Women! In! Peril!: stories by Jessie Ren Marshall


Review by Brian Tanguay

I can’t remember if I requested this collection of stories from the publisher or if it was just sent to me, but it arrived at a moment when I needed something different in my reading diet. I had never heard of Jessie Ren Marshall, but after reading her debut effort I won’t forget her any time soon. 

Sometimes it’s necessary to switch off one’s critical brain and simply read, laugh and appreciate a writer’s inventiveness. The dozen stories in Women! In! Peril! are wickedly funny and imaginative, each very different, shifting locales from the forgotten American heartland to Trafalgar Square in London to a rocketship called The America hurtling through space with an all-female payload. Each story is executed with flawless pitch and pace. As I read the story for which the collection is titled, I imagined an actor reciting the words on stage. The writing has a bite and sharpness that almost demands to be spoken aloud, which isn’t entirely surprising as Marshall is also a playwright.  

Marshall’s characters are often their own worst enemy, like Marion, the protagonist of “Mrs. Fisher,” who shares a cigarette with one of her students, a transgression which could result in her immediate termination. For a number of practical reasons Marion can’t afford to be fired, and yet she can’t help herself. When the student tells Marion that she’s cool, Marion replies, “I’m divorced, I’m not cool.” Marion’s ex-husband, Alec, had “requested” her departure from their marriage. Instead of a long drama, Alec sends a moving van for her things and gives her two days to go. By the time Marion shares a smoke with her student she’s not exactly her own best booster. For comfort and solace, she carries on a conversation with a large boulder; the boulder has no conception of love. 

The central character of “March 6, 2009” describes herself this way: “But with people I don’t care about I’m electric, I’m a tennis player on coke, a puppy on caffeine, bebopping and strange. Men line up in xylophone rows and I play them: tinka-tinka tonk.” Her partner, Jason, constantly therapizes her, probing for clues about childhood trauma. Emotionally cornered by Jason, she reminds herself that people are hit by buses, so why not her? Inside her own head she admits to being something of a complete mess, though she thinks she cleans up well.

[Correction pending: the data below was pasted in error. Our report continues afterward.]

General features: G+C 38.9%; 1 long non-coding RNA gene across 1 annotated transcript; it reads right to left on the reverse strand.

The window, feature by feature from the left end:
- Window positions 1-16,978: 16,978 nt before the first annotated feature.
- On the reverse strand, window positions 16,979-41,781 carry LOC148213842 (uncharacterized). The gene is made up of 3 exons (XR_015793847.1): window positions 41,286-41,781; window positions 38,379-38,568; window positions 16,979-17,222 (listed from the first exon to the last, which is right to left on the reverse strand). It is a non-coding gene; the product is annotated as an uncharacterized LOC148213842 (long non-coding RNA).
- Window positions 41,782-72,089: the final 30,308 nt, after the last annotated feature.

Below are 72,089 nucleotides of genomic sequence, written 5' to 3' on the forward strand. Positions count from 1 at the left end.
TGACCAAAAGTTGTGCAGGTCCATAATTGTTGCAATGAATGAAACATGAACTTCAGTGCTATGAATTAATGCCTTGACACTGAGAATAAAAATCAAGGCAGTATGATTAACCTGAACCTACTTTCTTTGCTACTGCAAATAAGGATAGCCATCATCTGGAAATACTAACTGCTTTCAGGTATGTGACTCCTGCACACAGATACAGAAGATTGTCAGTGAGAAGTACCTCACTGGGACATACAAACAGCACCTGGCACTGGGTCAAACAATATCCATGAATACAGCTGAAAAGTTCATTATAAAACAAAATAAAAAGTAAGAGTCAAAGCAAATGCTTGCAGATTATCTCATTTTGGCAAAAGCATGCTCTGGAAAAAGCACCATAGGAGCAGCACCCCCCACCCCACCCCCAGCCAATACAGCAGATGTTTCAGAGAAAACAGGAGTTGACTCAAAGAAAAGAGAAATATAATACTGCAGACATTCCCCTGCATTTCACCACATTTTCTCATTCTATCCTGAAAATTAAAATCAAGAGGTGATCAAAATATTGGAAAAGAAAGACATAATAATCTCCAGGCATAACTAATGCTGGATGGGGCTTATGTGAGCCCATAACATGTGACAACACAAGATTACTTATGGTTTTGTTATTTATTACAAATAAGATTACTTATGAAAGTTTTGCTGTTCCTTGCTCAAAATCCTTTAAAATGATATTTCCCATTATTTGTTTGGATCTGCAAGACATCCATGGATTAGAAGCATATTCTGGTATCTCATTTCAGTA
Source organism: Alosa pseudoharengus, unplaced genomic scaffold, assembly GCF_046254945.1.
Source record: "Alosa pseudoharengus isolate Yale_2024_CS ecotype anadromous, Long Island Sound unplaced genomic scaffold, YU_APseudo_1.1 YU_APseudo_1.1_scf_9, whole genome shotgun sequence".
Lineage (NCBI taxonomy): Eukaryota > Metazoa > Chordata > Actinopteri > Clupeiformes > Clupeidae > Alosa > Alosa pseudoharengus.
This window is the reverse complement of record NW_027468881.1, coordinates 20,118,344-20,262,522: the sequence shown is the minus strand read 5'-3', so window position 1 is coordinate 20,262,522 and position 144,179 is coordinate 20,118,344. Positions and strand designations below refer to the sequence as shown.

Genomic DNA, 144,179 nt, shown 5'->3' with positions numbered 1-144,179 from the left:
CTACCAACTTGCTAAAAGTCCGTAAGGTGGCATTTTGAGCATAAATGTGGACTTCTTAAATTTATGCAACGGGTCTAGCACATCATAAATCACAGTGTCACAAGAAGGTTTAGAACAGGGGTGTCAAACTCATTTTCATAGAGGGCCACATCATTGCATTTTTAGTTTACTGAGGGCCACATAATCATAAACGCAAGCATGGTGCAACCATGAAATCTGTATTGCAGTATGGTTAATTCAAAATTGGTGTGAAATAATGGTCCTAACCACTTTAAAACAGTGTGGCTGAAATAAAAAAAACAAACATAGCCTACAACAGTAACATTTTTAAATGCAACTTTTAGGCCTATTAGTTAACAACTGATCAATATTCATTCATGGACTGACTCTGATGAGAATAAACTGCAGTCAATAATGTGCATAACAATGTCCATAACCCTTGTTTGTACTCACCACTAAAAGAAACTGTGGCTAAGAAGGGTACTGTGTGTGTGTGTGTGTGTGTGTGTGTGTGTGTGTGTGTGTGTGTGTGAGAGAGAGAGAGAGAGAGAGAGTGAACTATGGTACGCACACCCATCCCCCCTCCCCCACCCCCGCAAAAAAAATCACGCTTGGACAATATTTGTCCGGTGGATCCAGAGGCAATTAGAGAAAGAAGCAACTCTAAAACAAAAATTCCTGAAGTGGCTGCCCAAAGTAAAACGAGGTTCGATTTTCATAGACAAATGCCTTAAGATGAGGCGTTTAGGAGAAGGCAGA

I appreciate speculative fiction that takes risks and pushes and prods the boundaries of ordinary reality, that is of our recognizable world and also the stuff of dreams and visions and untethered creativity. It gives license to my pedestrian imagination. Why can’t a toaster talk to a robot called a Jill of All? Why can’t the Jill of All have a conversation in a closet with a shoe? 

Or consider Mel, one half of the lesbian couple in “My Immaculate Girlfriend,” who insists to the complete consternation of her partner that her pregnancy is the result of a miracle, not an affair with a man or the result of artificial insemination. Mel believes in God and her partner doesn’t, but Mel is clearly pregnant so who’s to say? Her partner struggles with this idea by composing hilarious lists of possible causes and courses of action. 

These stories are strange, but they work, and even in folly the female protagonists make things happen, they demand to be seen and heard. By way of a remarkable imagination and an energetic writing style, Jessie Ren Marshall gives her characters glorious expression.